This description by Prof. P.C. Jain and Dr. Daljeet. Prof. Jain specializes on the aesthetics of literature and is the author of numerous books on Indian art and culture. Dr. Daljeet is the curator of the Miniature Painting Gallery, National Museum, New Delhi. They have both collaborated together on a number of books.

Mastering the Ancient Technique: Exploring the Meticulous Creation of Pattachitra Paintings

The traditional Pattachitra is a scroll painting that is done on cloth. This is revealed in the name; Pattachitra is a Sanskrit term made from two words i.e. Patta meaning cloth and Chitra meaning picture. The main subject of this painting is portraying Hindu mythological narratives, scenes from religious texts, and folktales. Pattachitra paintings are especially practiced in eastern Indian states such as West Bengal and Odisha, and also in some parts of Bangladesh. This art form is closely related to Shri Jagannath and the tradition of the Vaishnava sect. It is believed that Pattachitra art originated in the 11th century and the people of Odisha practice it even today without any discrepancy. Bengalis use these scroll paintings for ritual purposes (as a visual device) during the performance of a song or Aarti.
Pattachitra paintings are characterized by creative and traditional motifs/designs, decorative borders, and bright colorful applications. The outline of the figure and motifs are bold and sharp. Some common shapes and motifs seen in these paintings are trees, flowers, leaves, elephants, and other creatures. The artists of Odisha and Bengal still use the traditional method of painting which gives a unique look to it altogether.

1. Canvas is prepared

The process of painting a Pattachitra begins by preparing the canvas (patta). Generally, cotton cloth is used for making the canvas. The local artists dip the cotton cloth in a mixture of tamarind seeds and water for a few days. The cloth is then taken out and dried in the sun. Now natural gum is applied over it to stick another layer of cotton cloth on it. Thus a thick layer of cotton cloth is formed. This layered cotton is sun-dried and a paste of chalk powder, tamarind, and gum is applied on both sides. The surface of the cloth is then rubbed with two different stones for smoothening and it is again dried. This process gives the cloth a leathery finish and it is now ready to be painted.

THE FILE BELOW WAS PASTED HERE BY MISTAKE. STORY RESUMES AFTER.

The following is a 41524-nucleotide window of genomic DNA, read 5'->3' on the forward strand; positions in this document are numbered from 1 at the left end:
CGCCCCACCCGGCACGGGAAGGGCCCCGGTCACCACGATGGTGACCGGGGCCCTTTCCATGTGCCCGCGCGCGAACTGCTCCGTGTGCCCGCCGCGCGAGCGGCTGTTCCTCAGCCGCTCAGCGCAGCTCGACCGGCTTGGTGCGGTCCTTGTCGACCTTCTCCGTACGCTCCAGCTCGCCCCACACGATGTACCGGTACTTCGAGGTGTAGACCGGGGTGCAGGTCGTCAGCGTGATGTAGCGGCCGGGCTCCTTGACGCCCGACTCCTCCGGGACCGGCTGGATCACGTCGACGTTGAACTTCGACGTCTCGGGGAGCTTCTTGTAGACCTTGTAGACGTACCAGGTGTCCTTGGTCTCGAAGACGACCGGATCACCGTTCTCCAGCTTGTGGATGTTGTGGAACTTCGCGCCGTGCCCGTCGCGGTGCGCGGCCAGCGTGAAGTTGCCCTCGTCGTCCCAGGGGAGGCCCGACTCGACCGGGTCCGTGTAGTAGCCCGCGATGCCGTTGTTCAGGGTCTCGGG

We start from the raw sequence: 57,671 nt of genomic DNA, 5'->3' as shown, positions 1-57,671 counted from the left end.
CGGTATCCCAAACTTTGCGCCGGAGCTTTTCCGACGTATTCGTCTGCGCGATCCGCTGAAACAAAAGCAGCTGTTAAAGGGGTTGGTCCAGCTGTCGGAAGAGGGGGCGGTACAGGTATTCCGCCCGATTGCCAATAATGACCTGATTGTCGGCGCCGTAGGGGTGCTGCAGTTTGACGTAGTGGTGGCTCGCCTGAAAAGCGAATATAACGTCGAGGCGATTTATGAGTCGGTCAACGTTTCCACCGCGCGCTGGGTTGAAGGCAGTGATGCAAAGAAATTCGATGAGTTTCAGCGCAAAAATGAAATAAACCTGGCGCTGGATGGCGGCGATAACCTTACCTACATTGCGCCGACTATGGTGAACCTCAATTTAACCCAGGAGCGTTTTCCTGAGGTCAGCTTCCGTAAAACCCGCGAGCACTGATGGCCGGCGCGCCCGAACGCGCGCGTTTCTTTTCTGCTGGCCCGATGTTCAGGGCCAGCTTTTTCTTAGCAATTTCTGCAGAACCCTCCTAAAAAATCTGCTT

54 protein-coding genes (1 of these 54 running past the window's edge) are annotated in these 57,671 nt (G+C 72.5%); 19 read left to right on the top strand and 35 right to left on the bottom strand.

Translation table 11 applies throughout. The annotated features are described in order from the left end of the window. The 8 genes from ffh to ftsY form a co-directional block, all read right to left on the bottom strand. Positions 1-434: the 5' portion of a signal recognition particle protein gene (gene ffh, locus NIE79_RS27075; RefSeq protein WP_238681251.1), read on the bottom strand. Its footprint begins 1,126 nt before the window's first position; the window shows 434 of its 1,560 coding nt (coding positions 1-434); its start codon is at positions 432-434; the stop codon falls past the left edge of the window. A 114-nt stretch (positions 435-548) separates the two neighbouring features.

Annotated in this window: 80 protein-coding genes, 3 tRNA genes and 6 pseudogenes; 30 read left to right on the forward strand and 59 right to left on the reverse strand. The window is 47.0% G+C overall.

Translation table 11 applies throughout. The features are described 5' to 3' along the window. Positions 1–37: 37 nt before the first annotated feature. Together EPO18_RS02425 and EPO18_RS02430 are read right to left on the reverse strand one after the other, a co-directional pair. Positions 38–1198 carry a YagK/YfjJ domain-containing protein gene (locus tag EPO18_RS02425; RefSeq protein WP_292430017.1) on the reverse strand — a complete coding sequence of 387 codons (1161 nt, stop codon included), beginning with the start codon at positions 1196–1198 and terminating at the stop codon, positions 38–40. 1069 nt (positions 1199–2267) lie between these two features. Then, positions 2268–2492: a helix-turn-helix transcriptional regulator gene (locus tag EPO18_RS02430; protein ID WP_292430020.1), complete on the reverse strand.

2. Natural colors are made using traditional method

The painters prepare and use vegetable and mineral colors for application in the painting. White color is made from conch shells, black is made by burning coconut shells, Hingula is used for red color, Ramaraja for blue, and Haritala for yellow.

3. Colors are filled in

The artist now makes a double-lined border on all four sides of the canvas. The local artists are so expert in painting that they do not draw figures and motifs with pencil but directly draw them with a brush. The paint brushes that the painters use are made of the hair of domestic animals, a bunch of which is tied to the end of a bamboo stick. The figures are now painted with natural colors using the indigenous brushes. The outline is thickened with black color.

4. Painting is given a finishing

Finally, the painting is varnished/glazed to protect it from any damage and to get a glossy shine on the surface.

The making of a Pattachitra is laborious work and therefore, one painting may sometimes take over a month to complete. Due to their classical look, these paintings are admired by people from all over the world. The artistic skills used in Pattachitra are passed down from one generation to another and thus are preserved to date.